I got engaged in small talk with the help in the Monastery Kitchen. He told me about how they store food for winters, or go down to serve in Kaza as it is unbearable with temperatures ranging below -15 degrees. They grow cabbage and Potatoes in their paddy fields there. He even asked me for medicines for cold,as its very difficult going down to the kaza civil hospital everytime , without any vehicles. Living here would be an adventure for any of us, a struggle…but it was his whole life.
Komik is also known for its fossils here, although buying and selling them is legally not allowed here. We got them as souvenirs from the monks there, who happily posed for our lenses there. We thanked them for their warm hospitality and drove our way down to Kaza, picking up few Local women and driving them down to Kaza hospital.
We took a short lunch break at Dezyor, and left for losar after that. We didnt want to do Manali straight.And like the unpredictable Himalayan weather, we cut thru a big storm approaching Kaza. We managed to just escape it.
In Losar, we stayed at the same home stay where we had lunch after ChandraTaal. Warm cottage, even warmer beds. I miss the quality of sleep had there. The owners, were so warm, that they didn’t have their dinner, until we came down and asked for ours. It was a contemplative night, we talked about, not the most pressing things, but about the things that were pressed deep down our souls. Spiti was something i will never forget…an experience i will always cherish, and i wish to come back..i still have a lot more to discover in Spiti, a lot more to find about myself.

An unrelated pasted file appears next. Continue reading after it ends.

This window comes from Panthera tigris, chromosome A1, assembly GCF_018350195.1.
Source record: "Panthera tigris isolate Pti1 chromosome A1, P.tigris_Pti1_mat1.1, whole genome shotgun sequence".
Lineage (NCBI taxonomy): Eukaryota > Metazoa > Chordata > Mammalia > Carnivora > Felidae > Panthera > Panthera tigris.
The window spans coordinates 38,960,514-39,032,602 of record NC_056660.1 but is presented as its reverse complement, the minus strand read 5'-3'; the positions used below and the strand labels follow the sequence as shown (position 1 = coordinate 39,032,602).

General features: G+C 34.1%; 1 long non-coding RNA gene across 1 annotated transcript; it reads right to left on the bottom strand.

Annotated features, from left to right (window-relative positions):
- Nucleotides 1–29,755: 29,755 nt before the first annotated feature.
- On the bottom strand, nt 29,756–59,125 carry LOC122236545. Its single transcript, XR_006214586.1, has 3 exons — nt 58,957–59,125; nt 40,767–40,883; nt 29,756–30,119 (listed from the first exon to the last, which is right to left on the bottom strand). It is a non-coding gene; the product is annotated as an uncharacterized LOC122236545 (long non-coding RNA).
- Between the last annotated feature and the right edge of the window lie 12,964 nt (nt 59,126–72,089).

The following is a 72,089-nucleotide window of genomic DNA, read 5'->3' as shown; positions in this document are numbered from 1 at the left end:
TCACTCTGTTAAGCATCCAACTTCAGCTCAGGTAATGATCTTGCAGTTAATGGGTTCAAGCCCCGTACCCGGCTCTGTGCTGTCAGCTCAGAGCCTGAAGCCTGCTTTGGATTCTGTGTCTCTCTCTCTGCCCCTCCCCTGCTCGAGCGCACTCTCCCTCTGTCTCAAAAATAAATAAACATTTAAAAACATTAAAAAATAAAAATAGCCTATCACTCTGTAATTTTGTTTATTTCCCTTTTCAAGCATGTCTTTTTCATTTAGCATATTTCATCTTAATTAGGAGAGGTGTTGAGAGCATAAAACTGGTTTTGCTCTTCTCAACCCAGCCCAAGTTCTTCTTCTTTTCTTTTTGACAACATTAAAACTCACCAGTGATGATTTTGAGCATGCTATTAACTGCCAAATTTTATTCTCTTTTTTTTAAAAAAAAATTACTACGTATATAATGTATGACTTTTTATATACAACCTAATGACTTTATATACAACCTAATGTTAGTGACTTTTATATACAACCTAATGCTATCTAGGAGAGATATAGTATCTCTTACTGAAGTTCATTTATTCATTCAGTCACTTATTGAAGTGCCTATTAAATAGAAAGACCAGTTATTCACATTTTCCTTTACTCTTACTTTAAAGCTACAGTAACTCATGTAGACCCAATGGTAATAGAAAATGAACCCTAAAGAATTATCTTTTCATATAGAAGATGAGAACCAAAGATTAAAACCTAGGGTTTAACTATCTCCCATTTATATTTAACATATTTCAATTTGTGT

Tags: beauty, chandrataal, himachal, himalayas, india, kunzumla, losar, nature, rohtang, spiti, tranquil, travel
Chandra Taal was one place that made me put Spiti on my travel map for Himachal. Just a picture of it was enough for me to go there. I knew nothing more.